Jubilee Pleasure Gardens

At last, a Parks for People application is being prepared, for Jubilee Gardens! Southbank Mosaics are putting in an application to the Heritage Lottery fund, with partners Putting Down Roots, St Mungo’s, to build in local ownership of this great site. One which will bring together the rich tapestry of interests that overlap this garden at the very heart of London.

Incredible layers of heritage lie one on top of the other and the difficulty is to sift through all the possibilities and distil memories that are suitable for such a central London location, named to celebrate the soon-to-be longest ever reigning monarch of England.

The area used to be called Cuper’s Garden from about the 1680’s, commonly known as “Cupid’s Garden”. It was one of the Southbank’s Pleasure Gardens. Even in those early days it was noted for fire work displays and open air orchestras. Then it was shut down in 1758, with loose morals given as the reason. When the series of central London bridges were built into North Lambeth, what was previously mostly fields and a garden, was rapidly swallowed up into the expanding metropolis of the largest city on earth. Cheap housing and light industries jostled for space together. The Beaufoy family set up their distillery and Eleanor Coade her Artificial Stone Manufactory among many others.

At one time there were 80,000 inhabitants of Waterloo/Southbank, packed into mostly two-up, two-downs. Overcrowding was so serious that the Necropolis Railway was built out of Waterloo station, to take corpses to Surrey for burial. It was at the North East corner of Jubilee Gardens, where Hungerford Bridge stands, that Dr. John Snow researched and isolated (1848) the cholera bacteria, opposing the landowners and establishment, who falsely reassured residents of the Palace of Westminster, that it was miasma, and not water supply, causing the cholera outbreaks in North Lambeth and elsewhere in London. “The low-lying brackish river at Lambeth was the ideal breeding ground for Vibrio cholerae.”

The flood of 1850 alerted the authorities to how out-of-touch we had become to the ecological DNA of London’s largest open space – the river Thames. The Albert Embankment forming the north side of Jubilee Gardens, was partly built in response to this. When parliamentarians looked out of their window at the Southbank it was generally slums they saw. So St Thomas’ Hosital was built at its Lambeth site (1862) and then County Hall began (1911).

The second world war saw devastation hit the whole Jubilee Gardens area. The entire district was so badly damaged that it was cleared to make way for the Festival of Britain – off-setting destruction with creativity. So many people died that there is no record of the exact numbers. Even one strike on St Thomas’ had at least 1500 casualties, but full figures were never finalised. Some people say the area has never recovered. The Festival of Britain briefly gave the whole nation a buzz. But the next in-coming government of 1951 decided to pull down the Festival buildings, apart from the Festival Hall and so the Jubilee Gardens area was filled with rubble and tarmaced over, to make a car park for an expanding County Hall.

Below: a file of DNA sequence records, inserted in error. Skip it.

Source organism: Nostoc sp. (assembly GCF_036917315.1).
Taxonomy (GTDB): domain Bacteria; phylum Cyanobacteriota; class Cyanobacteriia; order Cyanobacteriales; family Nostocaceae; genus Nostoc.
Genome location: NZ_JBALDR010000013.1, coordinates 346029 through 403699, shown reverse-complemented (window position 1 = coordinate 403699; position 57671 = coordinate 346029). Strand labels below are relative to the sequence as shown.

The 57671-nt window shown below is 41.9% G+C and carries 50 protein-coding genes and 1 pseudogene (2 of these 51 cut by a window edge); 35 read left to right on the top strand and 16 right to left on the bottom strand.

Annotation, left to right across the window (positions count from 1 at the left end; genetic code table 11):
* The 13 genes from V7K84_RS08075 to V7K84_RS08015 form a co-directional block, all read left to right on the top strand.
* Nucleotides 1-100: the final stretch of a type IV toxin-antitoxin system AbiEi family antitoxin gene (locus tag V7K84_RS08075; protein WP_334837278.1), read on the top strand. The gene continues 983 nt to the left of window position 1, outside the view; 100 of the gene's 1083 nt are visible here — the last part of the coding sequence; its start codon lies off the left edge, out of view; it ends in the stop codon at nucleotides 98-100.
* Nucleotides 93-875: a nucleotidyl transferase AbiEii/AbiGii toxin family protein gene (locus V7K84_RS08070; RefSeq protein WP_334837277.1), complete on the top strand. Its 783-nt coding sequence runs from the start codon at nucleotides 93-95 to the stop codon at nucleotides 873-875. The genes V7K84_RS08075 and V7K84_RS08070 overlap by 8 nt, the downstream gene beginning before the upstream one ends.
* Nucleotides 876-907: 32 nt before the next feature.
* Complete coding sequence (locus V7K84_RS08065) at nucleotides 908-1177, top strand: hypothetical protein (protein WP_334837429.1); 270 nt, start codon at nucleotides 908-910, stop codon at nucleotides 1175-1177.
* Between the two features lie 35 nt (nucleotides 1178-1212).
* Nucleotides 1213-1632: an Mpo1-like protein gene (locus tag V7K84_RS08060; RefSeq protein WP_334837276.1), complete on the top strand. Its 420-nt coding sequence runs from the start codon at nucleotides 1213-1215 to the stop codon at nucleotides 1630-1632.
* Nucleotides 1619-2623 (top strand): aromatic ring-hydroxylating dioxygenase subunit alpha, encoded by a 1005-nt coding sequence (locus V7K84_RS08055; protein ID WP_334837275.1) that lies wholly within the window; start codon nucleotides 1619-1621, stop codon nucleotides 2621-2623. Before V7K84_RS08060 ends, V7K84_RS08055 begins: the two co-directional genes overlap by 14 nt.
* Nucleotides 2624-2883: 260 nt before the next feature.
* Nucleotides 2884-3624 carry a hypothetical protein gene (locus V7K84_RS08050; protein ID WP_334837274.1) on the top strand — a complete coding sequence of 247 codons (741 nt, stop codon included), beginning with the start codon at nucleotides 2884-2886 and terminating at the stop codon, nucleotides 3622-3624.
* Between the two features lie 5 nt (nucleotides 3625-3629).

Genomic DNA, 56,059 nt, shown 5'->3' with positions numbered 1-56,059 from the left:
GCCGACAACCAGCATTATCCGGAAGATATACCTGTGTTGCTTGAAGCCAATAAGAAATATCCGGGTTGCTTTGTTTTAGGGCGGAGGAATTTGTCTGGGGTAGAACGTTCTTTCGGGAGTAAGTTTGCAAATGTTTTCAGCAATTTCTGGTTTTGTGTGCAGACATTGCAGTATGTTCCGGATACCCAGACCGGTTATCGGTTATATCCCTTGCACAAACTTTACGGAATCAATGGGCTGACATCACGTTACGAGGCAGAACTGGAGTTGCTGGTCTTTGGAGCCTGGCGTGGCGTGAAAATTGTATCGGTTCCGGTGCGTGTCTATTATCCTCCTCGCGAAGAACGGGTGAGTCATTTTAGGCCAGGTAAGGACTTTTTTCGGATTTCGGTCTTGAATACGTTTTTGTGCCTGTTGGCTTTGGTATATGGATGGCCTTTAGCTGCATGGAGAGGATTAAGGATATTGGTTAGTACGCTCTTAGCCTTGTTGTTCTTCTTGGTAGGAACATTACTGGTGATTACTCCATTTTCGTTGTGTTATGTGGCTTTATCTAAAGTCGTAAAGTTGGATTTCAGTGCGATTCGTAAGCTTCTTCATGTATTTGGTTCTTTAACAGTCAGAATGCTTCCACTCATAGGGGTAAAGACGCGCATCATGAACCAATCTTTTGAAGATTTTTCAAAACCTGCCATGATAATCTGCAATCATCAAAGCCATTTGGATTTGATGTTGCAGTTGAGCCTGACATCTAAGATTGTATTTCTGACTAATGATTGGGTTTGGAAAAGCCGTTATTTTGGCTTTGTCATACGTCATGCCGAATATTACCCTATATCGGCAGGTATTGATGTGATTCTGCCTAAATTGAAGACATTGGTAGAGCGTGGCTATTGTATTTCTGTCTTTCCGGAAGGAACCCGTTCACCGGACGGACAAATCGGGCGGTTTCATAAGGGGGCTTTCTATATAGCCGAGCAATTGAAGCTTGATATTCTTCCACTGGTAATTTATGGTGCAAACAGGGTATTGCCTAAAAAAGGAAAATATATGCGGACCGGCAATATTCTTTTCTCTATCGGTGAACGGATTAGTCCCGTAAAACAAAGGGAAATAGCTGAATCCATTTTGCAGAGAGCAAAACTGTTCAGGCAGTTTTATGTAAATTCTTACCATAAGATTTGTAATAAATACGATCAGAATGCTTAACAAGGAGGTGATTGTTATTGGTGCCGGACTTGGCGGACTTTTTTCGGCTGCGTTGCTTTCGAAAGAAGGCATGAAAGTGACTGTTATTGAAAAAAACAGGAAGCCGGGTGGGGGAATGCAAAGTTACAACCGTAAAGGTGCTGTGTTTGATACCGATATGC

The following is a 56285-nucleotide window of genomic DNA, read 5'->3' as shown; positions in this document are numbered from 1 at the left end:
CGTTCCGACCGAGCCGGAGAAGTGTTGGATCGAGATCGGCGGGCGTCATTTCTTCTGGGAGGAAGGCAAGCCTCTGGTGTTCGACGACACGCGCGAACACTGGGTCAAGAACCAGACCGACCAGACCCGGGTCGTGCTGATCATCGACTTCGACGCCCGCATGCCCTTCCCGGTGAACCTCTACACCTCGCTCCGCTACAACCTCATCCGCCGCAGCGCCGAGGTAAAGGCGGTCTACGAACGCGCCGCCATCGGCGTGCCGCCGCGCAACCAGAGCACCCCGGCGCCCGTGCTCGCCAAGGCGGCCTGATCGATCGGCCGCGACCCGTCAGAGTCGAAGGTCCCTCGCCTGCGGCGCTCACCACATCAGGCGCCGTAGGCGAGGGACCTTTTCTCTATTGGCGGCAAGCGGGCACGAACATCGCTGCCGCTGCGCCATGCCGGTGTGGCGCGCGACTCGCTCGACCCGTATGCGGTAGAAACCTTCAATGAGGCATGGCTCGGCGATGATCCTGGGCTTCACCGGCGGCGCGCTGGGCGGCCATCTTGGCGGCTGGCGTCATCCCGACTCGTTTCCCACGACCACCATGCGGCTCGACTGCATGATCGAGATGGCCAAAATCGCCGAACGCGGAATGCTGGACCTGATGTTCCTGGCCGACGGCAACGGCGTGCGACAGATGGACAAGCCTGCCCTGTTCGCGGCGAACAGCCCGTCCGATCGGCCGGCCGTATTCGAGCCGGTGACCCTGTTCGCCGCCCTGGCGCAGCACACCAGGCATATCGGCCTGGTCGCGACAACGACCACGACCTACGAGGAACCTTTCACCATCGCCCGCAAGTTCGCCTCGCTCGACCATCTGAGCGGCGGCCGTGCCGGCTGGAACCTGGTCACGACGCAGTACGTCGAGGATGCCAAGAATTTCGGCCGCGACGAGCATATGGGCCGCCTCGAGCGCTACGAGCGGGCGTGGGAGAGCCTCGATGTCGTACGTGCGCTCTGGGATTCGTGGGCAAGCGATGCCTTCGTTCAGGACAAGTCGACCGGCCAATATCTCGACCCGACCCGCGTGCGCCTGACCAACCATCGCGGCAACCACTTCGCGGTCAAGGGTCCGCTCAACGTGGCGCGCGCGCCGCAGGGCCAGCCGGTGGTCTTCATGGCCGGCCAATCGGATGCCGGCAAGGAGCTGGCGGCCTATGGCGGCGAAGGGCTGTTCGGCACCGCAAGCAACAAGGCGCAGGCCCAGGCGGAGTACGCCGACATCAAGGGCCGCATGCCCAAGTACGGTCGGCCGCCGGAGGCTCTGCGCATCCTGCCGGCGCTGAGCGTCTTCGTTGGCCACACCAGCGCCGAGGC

In 1972 Lambeth Council received its biggest ever petition to return the car park to green space, and this was granted with the name Jubilee being given in 1977 to celebrate the Queen’s Silver Jubilee that year. It was a humble plot of turf that has inspired local residents to hope, dream and campaign for something better, ever since. When the London Eye was built (2000) it became a point of shame, as Britain’s most visited spot, showed such a plain face to the world.

Now it is getting a make-over ready for the new Diamond Jubilee and Olympics. It is the right moment to build-in local ownership for this reclaimed Pleasure Garden. We need to be in touch with the ecological DNA of the Thames valley and mend our relationship with water. We want to work with the street population, uniting the whole community, to transform this space into a beautiful heritage site, maintained by poor people who are proud of their neighbourhood. And we will make a global statement, at this global site, that the role of formidable women (like the Queen)) should no longer be taken for granted, but celebrated at the heart of London.

So the heritage bid we are preparing, called Jubilee Pleasure Gardens, has three over-arching themes at the moment:
1. Celebrating the Achievement of Women
2. The Heritage of homeless people
3. Mending our relationship with water

Please come along to a meeting at Waterloo Action Centre on Wednesday 25th January, to have your say and let us listen to what you think about putting in a Parks for People bid. The meeting starts at 7pm at 14 Baylis Road, London SE1 7AA. It’s diagonally opposite the Old Vic and right beside Waterloo station. There will be drinks and light refreshments at 9pm. Get involved – tell us what you think.